Organizers of a mixed-martial arts fight originally scheduled for Oct. 19 in Naperville have thrown in the towel.
The staff from American Predator Fighting Championship Mixed Martial Arts said Wednesday they will consolidate the fight scheduled for Naperville with an event Oct. 5 in McCook after city councilmen said they will consider banning MMA competitions citywide.
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Councilman Paul Hinterlong asked city staff members Tuesday to draft such a ban after hearing a parking request from organizers of the American Predator Fighting Championship event, which was scheduled to take place Saturday, Oct. 19, at Players Indoor Sports Center.
Event promoter Rich Sildal was seeking free use of a vacant city-owned property at 1720 Quincy Avenue to provide additional parking for the event, which was expected to attract 2,000 people. But city council denied the request 8-1, with Mayor George Pradel casting the only vote in favor of allowing the city lot to be used.
"I don't see a concern with the fighting, because it's sanctioned by the state," Pradel said Wednesday. "These are athletes. All they were doing was asking for parking."
Hinterlong said fighting of this kind has no place in Naperville, where the city has worked within the past year to quell bar fights that cropped up on weekends by deploying more police officers downtown, increasing the number of security cameras in the area and better enforcing occupancy limits.
"I don't want that here. Enough fighting already," Hinterlong said. "I don't think it's an image Naperville needs."
The event would have included fighting, music and alcohol for sale -- a combination Councilman Bob Fieseler said is too similar to the conditions that led to the string of bar fights.
"It seems like we're just undoing everything we did in downtown Naperville," Fieseler said.
If not for the request to use a city-owned property for additional parking, the fight could have gone on without city council knowledge or consent, City Manager Doug Krieger said.
But the council is expected to begin considering a ban of mixed-martial arts Tuesday, Sept. 17, or Tuesday, Oct. 1, Krieger said. City Attorney Margo Ely said she is examining options for how to legislate such a ban before bringing proposed language to a council meeting. The state of New York may provide one example, as it is the only state to ban mixed-martial arts competitions.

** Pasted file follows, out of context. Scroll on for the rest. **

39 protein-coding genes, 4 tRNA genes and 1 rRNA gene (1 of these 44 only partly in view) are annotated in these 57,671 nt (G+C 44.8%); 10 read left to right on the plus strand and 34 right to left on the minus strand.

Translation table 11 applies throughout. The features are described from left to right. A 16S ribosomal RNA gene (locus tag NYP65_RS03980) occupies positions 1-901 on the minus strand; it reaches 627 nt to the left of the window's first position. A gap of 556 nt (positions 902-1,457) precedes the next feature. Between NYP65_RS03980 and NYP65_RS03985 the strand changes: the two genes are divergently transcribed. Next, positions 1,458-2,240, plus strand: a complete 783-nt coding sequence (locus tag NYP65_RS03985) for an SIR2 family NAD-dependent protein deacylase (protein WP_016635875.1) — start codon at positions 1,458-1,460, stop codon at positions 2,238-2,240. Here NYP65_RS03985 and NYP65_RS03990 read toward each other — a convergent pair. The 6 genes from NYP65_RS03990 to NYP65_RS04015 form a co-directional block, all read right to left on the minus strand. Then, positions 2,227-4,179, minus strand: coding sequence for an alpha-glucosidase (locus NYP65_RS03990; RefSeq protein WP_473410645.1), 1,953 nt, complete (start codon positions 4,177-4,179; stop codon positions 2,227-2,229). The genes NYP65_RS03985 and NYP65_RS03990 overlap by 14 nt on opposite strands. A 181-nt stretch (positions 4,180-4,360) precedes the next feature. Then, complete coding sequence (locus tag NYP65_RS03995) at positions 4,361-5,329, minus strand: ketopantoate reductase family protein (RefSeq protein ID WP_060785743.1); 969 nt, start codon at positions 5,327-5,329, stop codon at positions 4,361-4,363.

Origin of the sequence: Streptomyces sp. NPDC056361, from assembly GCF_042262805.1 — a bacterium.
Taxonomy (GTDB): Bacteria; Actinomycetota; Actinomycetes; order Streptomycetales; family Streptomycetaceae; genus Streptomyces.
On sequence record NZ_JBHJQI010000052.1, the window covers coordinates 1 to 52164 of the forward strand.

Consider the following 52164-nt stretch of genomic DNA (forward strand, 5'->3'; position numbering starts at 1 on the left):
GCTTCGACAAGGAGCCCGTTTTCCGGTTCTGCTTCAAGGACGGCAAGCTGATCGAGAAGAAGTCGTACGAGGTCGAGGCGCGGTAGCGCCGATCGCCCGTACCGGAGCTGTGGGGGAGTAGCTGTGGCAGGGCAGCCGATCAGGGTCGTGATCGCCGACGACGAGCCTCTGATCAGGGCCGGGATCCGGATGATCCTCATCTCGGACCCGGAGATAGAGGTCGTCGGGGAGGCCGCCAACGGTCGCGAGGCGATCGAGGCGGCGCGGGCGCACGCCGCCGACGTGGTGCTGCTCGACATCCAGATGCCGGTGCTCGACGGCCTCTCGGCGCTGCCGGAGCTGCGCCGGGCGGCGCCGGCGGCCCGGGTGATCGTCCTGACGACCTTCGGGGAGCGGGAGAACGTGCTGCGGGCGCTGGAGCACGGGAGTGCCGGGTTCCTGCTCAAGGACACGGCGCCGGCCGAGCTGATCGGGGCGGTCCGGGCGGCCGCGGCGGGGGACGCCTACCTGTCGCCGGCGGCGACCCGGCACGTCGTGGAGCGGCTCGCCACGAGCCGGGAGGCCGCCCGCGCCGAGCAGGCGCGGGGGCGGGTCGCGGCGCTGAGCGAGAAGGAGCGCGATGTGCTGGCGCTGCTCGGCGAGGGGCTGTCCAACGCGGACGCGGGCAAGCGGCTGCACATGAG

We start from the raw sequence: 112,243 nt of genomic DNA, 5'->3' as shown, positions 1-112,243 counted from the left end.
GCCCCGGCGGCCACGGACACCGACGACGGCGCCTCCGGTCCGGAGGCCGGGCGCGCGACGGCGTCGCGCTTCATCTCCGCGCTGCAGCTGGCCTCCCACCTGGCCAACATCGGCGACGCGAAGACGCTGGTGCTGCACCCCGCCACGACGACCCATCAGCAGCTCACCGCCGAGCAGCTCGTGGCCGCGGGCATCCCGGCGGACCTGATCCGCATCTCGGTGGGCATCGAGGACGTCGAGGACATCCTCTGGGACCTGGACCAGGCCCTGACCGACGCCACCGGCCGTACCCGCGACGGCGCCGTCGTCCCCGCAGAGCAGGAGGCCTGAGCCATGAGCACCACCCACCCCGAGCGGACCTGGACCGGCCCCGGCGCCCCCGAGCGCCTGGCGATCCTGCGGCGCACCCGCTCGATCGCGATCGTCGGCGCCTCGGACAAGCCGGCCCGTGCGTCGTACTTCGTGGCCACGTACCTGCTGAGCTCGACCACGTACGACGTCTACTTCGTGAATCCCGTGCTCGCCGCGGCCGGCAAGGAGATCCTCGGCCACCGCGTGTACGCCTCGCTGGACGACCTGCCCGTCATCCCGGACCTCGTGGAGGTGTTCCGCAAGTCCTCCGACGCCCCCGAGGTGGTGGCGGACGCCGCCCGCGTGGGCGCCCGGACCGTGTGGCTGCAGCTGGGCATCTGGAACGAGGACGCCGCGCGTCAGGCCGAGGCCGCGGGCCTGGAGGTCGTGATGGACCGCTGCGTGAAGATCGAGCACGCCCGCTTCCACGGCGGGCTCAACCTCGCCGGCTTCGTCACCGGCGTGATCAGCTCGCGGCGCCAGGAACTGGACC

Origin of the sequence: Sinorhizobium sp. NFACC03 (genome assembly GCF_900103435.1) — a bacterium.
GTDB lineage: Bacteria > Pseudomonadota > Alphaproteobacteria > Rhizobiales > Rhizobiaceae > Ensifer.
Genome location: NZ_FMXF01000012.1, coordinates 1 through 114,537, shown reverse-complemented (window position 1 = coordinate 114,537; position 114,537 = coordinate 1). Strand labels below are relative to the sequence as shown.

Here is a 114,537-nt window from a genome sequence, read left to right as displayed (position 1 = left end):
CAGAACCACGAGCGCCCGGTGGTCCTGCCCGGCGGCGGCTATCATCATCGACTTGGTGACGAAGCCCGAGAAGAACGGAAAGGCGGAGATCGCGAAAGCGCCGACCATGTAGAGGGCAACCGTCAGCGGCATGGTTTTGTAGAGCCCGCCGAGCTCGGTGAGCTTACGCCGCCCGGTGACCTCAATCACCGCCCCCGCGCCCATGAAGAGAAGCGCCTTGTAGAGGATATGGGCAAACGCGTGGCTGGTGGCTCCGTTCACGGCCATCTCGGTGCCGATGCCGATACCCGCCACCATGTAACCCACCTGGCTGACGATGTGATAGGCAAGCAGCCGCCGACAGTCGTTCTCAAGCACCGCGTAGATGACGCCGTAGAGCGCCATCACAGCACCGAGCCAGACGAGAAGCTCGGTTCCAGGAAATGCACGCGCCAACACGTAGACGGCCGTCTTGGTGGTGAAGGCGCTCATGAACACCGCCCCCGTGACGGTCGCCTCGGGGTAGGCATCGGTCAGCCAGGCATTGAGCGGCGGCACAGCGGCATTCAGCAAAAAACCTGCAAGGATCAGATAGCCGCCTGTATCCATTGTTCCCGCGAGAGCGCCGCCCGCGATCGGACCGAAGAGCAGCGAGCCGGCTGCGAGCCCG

Pradel said the topic of mixed-martial arts fighting is drawing out strong personal feelings among councilmen, but he hopes the city's elected leaders will review the issue objectively and remember to listen to residents before taking a vote.
"I hope everyone takes a good look at it and doesn't just say 'Well, I don't like it,'" Pradel said.
Mixed-martial arts -- a full-contact combat sport in which participants aim to be the last man or woman standing, beating their competition into submission, knockout or technical knockout -- is growing in popularity among athletes, Sildal said Tuesday. He originally said he wanted to find a way to host the event in Naperville, but announced its cancellation late Wednesday afternoon.
Maxine Appenbrink, owner of Players Indoor Sports, said she had heard positive reactions from facility users to the prospect of hosting a mixed-martial arts fight, and she thinks councilmen would be making the wrong move by banning the activity citywide.
"I think they're going to be surprised," Appenbrink said, "with how out of touch they are."